Remove from heat and add molasses and chopped chocolate; whisk until fully combined.
Pour into cooled shell and allow to set overnight in the fridge, or at least for 2 hours.
To serve, place halved marshmallows all over the top, then toast with a kitchen torch.

Magical

Vegan Eton Mess | La Pêche Fraîche

You know what a loser is? A real loser is somebody that’s so afraid of not winning, they don’t even try.

—Little Miss Sunshine

Vegan Eton Mess | La Pêche Fraîche

I recently tried something new and a little big magical.
It wasn’t quite perfect, but it wasn’t half-bad, either.
I learned a lot and I know now that I’m going to try it again—maybe even until I get those near-perfect results.
Maybe not.  Depends on my patience.

Either way, it was supercool and blew my mind.

Vegan Eton Mess | La Pêche Fraîche

As some of you might be aware of, this past spring, a nasty outbreak of avian influenza has decimated populations of chickens and poultry, particularly hens kept in unsanitary and inhumane factory farms.
(Just being frank, friends.)
Michigan recently cancelled its poultry fair, as the first cases of bird flu spread to their state.

There’s no vaccine—so sick and healthy birds alike must be killed to try to stop the flu.  Some 40 million of them, in fact.
This boils down to eggs being in shorter supply and the US agricultural economy taking a huge blow.

Think this is enough to get us all to stop and think about our farming practices and how animals and animal products are raised and made?

And how can we responsibly move forward as consumers and customers?

Vegan Eton Mess | La Pêche Fraîche

You all know my favorite desserts contain meringue (read: pavlova, daquoise, macaron, IMBC…).
And we all know that meringue can’t be made without eggs, right?

WRONG!

Sorry for shouting.  BUT YOU GUYS some genius food scientist figured out how to make vegan meringue out of aqua faba, or bean water.  Yes, the stuff that you drain off the top of a freshly opened can of beans.

Egg whites, in reality, are just water with suspended proteins; when they are whipped, the proteins form a net and the water is suspended, creating a foam (meringue!).

Using another type of protein solution, as it turns out, can work nearly as well.

So these eton messes are vegan.
And the meringue is made of chickpeas.
And I saved a couple eggs in the process.

Vegan Eton Mess | La Pêche Fraîche

It’s so, so simple.
Just use the drained water from a can of beans, and whip the living daylights out of it until it forms a foamy, fluffy meringue.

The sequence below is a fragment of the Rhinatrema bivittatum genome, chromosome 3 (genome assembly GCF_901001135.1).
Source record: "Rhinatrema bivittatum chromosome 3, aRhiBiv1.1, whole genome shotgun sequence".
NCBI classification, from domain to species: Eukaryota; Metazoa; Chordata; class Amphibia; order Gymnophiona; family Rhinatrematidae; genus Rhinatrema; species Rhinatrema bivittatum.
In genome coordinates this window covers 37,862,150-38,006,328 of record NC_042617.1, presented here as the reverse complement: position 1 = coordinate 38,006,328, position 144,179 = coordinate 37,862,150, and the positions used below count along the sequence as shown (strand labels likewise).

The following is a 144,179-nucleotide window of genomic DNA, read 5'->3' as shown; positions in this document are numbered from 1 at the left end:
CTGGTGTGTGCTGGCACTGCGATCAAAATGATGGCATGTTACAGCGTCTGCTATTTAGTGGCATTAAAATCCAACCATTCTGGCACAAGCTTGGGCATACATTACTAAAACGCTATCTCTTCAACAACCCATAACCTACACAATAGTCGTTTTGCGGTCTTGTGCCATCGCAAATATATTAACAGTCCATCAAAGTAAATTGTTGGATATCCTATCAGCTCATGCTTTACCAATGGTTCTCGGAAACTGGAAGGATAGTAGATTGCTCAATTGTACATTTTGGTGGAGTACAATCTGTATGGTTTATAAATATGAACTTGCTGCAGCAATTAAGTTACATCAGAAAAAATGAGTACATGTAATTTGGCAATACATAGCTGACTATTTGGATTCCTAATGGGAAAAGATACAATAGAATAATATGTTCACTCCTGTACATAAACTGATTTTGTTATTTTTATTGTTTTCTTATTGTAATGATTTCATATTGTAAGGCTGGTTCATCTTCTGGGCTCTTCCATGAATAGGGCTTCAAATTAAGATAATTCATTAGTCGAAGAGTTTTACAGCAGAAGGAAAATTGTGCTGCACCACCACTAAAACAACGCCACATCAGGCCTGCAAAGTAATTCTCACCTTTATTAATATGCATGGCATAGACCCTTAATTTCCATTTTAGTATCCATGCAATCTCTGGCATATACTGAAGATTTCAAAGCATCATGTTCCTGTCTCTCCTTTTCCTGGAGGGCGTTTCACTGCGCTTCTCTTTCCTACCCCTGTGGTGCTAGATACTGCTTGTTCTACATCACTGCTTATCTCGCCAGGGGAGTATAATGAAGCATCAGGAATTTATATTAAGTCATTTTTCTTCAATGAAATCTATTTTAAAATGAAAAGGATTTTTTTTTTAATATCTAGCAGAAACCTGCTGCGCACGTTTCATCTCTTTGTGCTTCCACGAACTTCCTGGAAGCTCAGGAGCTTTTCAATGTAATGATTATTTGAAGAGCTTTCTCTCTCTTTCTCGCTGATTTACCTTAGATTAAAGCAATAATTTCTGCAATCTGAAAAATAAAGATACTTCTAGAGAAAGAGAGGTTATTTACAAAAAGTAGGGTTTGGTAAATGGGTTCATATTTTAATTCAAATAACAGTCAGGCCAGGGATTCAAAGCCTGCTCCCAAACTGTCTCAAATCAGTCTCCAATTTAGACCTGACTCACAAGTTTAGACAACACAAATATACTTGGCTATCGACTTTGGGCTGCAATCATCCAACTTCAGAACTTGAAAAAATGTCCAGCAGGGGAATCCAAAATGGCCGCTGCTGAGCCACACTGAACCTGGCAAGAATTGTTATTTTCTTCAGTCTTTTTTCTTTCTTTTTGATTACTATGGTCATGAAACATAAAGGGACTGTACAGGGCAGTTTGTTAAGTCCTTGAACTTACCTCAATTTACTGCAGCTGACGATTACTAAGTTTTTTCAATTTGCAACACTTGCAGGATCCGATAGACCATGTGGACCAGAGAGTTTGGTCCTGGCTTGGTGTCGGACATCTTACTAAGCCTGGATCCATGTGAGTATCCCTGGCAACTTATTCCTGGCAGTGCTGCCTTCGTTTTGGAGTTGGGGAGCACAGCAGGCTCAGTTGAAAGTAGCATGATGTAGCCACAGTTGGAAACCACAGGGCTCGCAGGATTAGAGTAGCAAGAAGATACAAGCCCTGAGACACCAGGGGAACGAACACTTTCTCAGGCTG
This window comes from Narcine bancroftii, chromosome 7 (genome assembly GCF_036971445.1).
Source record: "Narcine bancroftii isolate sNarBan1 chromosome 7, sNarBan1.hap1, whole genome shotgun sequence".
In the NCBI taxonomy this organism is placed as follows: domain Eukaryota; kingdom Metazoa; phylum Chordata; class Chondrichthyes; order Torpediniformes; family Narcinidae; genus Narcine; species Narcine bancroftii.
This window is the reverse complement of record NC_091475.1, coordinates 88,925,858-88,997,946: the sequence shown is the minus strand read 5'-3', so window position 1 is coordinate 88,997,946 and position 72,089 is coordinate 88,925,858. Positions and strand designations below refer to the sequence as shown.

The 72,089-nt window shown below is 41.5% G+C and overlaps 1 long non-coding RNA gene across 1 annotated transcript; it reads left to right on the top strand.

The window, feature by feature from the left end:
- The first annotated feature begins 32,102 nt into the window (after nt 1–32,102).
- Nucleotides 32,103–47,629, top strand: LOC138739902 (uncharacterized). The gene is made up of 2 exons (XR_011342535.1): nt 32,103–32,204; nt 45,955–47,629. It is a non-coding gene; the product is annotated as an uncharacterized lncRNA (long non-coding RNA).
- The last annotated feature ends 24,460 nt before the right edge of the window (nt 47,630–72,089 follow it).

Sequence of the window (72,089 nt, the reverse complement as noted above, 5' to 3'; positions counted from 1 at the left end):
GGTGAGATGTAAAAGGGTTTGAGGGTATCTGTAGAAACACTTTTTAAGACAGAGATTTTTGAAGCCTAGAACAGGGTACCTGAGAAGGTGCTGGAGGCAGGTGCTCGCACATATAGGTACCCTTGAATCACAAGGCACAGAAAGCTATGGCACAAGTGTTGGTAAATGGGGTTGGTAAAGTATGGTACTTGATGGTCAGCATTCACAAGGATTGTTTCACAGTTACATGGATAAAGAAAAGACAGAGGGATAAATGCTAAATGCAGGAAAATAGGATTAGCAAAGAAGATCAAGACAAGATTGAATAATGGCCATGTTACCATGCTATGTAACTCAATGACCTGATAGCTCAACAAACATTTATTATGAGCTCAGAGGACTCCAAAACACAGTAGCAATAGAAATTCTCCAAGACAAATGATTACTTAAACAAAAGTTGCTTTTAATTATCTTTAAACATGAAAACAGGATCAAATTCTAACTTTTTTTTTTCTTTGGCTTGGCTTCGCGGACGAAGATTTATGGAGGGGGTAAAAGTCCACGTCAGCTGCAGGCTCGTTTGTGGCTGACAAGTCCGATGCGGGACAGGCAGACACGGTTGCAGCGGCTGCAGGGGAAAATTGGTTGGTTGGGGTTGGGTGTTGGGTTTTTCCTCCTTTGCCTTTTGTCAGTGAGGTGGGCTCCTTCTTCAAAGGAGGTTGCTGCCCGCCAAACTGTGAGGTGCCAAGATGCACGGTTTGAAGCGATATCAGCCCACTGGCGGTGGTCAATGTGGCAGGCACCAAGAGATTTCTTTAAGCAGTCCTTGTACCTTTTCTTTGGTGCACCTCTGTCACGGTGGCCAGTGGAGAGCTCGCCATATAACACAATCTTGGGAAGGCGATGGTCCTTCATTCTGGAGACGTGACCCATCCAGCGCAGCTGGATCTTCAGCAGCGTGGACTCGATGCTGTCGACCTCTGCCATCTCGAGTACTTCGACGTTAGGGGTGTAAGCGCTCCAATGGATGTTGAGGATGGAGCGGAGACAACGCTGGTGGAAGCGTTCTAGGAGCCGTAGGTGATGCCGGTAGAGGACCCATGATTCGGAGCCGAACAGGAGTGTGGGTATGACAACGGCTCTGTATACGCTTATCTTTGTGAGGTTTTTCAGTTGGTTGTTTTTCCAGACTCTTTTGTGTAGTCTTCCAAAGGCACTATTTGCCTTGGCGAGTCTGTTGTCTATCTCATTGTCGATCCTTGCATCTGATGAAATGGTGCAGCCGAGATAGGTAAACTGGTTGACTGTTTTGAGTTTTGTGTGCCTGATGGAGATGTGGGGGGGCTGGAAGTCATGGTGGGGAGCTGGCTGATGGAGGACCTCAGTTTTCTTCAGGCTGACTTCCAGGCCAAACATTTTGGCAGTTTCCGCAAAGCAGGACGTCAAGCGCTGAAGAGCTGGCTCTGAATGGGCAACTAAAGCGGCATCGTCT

Stabilize with a little powdered sugar and starch, and you’ve got fluffy, pipeable meringue.

This was my first attempt, and my lovely fluffy meringues got all deflated in the oven, so that although they were crispy and light, they weren’t as tall as I wanted.
I’m going to try again, with different methods of stabilization and perhaps different beans.

The rest of the vegan eton mess was a bit of cold and creamy coconut whip, some sweet sliced bananas and crunchy toasted coconut, and a few golden star sprinkles for an extra magical touch!

Vegan Eton Mess | La Pêche Fraîche

Since my first vegan meringue didn’t come out quite perfectly for me, I’m still working on my own adaptations to the recipe I used so that the meringues stay super fluffy and tall, even after baking.  They were delicious as is, though, so I want to direct you to the original recipe should you want to try.
Check it out here, at Wallflower Girl!
For coconut whip, check out Minimalist Baker (duh).

Waste Not

Vegan Banana Muffins | La Pêche Fraîche

Or, the infamous “Trash Muffins” of 2015.

Vegan Banana Muffins | La Pêche Fraîche

Let me explain:

 The making of these muffins was prompted upon my discovery of 3 sad, brown bananas that had been discarded into our trash (in a ~new~ trash bag, friends.  Worry not.).
I snatched them up, whispering sweet reassurances of grand destinies, and these (vegan! whole wheat! wholesome!) muffins were born.

Vegan Banana Muffins | La Pêche Fraîche

I am so not ready for life to have begun again.
I wish I were back in spring break mode, chilled out and tanned and full of fresh fruit and contentment.
(Side note: I bought some ataulfo mangoes, which come from Mexico, on sale at Whole Foods the other day and they are the MOST delicious mangoes (ataulfo or otherwise) I have ever tasted.  Talk about transporting me back.)

Now that I’m back at school, anxiety has begun to sink its sharp little claws into my brain.
It’s only the third second day of school, for crying out loud.
But I have constant fears that I’ve forgotten an assignment, or left something somewhere etc. etc.
(I’ve already been at the library for, like, 5 total hours and it’s only day 2!!!!!!!!)
Do I need some sort of intervention?  Maybe…

Vegan Banana Muffins | La Pêche Fraîche

 Anyways, back to the banana muffins.
I used a recipe from the fantastic blog Minimalist Baker.  They looked so crumbly and so delicious.
The catch is that I found them to be not sweet enough.
I only used 3 large bananas, and I felt like they were needing the recommended fourth, or another 1/3-1/2 cup sugar.
They were a bit too bland for my taste.
(This may be due to the fact that I’m used to in-your-face banana bread.  These were very subtle.)

I recommend, if you make the recipe, to add 1/3 cup more sugar, plus all 4 bananas.

Vegan Banana Muffins | La Pêche Fraîche

The crumb topping was divine—sweet and salty and buttery—and the texture of the muffins was great—firm bite, but not rubbery, crumbly but not fall-apart dry, and a slathering of Nutella not only remedied the sweetness issue, but also added Nutella into the mix, hellooooo duh always delicious.